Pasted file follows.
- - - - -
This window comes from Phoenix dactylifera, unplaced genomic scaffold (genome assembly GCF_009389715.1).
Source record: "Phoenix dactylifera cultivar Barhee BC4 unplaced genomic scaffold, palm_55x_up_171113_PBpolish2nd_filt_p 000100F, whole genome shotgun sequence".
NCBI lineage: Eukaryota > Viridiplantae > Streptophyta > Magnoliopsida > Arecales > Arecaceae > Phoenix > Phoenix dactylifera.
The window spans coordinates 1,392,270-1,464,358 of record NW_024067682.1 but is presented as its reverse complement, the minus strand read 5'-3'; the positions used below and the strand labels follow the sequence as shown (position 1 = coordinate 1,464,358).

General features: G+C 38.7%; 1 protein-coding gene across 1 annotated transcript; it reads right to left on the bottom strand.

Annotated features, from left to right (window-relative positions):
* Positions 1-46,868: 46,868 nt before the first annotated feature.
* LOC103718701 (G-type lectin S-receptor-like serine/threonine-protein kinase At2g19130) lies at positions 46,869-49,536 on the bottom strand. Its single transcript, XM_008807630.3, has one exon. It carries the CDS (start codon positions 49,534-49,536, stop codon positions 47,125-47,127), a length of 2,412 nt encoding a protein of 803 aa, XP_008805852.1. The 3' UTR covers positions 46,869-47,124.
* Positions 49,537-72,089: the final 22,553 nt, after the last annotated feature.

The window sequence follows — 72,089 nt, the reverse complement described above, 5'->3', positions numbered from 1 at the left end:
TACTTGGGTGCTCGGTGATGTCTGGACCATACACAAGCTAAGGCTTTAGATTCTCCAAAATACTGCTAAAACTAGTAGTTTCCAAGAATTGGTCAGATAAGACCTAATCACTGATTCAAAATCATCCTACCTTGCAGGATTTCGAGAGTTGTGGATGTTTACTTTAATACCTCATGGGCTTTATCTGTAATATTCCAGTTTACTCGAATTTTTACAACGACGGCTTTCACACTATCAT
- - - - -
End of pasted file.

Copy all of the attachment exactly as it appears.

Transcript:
This window comes from Phoenix dactylifera, unplaced genomic scaffold (genome assembly GCF_009389715.1).
Source record: "Phoenix dactylifera cultivar Barhee BC4 unplaced genomic scaffold, palm_55x_up_171113_PBpolish2nd_filt_p 000100F, whole genome shotgun sequence".
NCBI lineage: Eukaryota > Viridiplantae > Streptophyta > Magnoliopsida > Arecales > Arecaceae > Phoenix > Phoenix dactylifera.
The window spans coordinates 1,392,270-1,464,358 of record NW_024067682.1 but is presented as its reverse complement, the minus strand read 5'-3'; the positions used below and the strand labels follow the sequence as shown (position 1 = coordinate 1,464,358).

General features: G+C 38.7%; 1 protein-coding gene across 1 annotated transcript; it reads right to left on the bottom strand.

Annotated features, from left to right (window-relative positions):
* Positions 1-46,868: 46,868 nt before the first annotated feature.
* LOC103718701 (G-type lectin S-receptor-like serine/threonine-protein kinase At2g19130) lies at positions 46,869-49,536 on the bottom strand. Its single transcript, XM_008807630.3, has one exon. It carries the CDS (start codon positions 49,534-49,536, stop codon positions 47,125-47,127), a length of 2,412 nt encoding a protein of 803 aa, XP_008805852.1. The 3' UTR covers positions 46,869-47,124.
* Positions 49,537-72,089: the final 22,553 nt, after the last annotated feature.

The window sequence follows — 72,089 nt, the reverse complement described above, 5'->3', positions numbered from 1 at the left end:
TACTTGGGTGCTCGGTGATGTCTGGACCATACACAAGCTAAGGCTTTAGATTCTCCAAAATACTGCTAAAACTAGTAGTTTCCAAGAATTGGTCAGATAAGACCTAATCACTGATTCAAAATCATCCTACCTTGCAGGATTTCGAGAGTTGTGGATGTTTACTTTAATACCTCATGGGCTTTATCTGTAATATTCCAGTTTACTCGAATTTTTACAACGACGGCTTTCACACTATCAT